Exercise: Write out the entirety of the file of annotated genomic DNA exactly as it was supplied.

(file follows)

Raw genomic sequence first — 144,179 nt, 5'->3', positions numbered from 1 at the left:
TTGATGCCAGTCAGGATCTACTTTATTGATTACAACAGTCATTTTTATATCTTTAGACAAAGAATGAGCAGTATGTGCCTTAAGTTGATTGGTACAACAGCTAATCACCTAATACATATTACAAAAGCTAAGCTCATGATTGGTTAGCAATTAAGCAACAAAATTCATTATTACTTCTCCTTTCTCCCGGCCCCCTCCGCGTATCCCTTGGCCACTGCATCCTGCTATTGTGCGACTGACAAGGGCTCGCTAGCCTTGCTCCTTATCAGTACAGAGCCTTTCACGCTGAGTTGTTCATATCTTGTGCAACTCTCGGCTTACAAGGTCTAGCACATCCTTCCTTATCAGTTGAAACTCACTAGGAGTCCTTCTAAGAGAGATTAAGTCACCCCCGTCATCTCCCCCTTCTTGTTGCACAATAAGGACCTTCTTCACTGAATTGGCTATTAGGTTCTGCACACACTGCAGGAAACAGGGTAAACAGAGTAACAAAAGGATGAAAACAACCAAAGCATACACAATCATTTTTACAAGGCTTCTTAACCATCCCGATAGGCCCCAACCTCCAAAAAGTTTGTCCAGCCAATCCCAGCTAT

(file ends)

Raw genomic sequence first — 144,179 nt, 5'->3', positions numbered from 1 at the left:
TTGATGCCAGTCAGGATCTACTTTATTGATTACAACAGTCATTTTTATATCTTTAGACAAAGAATGAGCAGTATGTGCCTTAAGTTGATTGGTACAACAGCTAATCACCTAATACATATTACAAAAGCTAAGCTCATGATTGGTTAGCAATTAAGCAACAAAATTCATTATTACTTCTCCTTTCTCCCGGCCCCCTCCGCGTATCCCTTGGCCACTGCATCCTGCTATTGTGCGACTGACAAGGGCTCGCTAGCCTTGCTCCTTATCAGTACAGAGCCTTTCACGCTGAGTTGTTCATATCTTGTGCAACTCTCGGCTTACAAGGTCTAGCACATCCTTCCTTATCAGTTGAAACTCACTAGGAGTCCTTCTAAGAGAGATTAAGTCACCCCCGTCATCTCCCCCTTCTTGTTGCACAATAAGGACCTTCTTCACTGAATTGGCTATTAGGTTCTGCACACACTGCAGGAAACAGGGTAAACAGAGTAACAAAAGGATGAAAACAACCAAAGCATACACAATCATTTTTACAAGGCTTCTTAACCATCCCGATAGGCCCCAACCTCCAAAAAGTTTGTCCAGCCAATCCCAGCTAT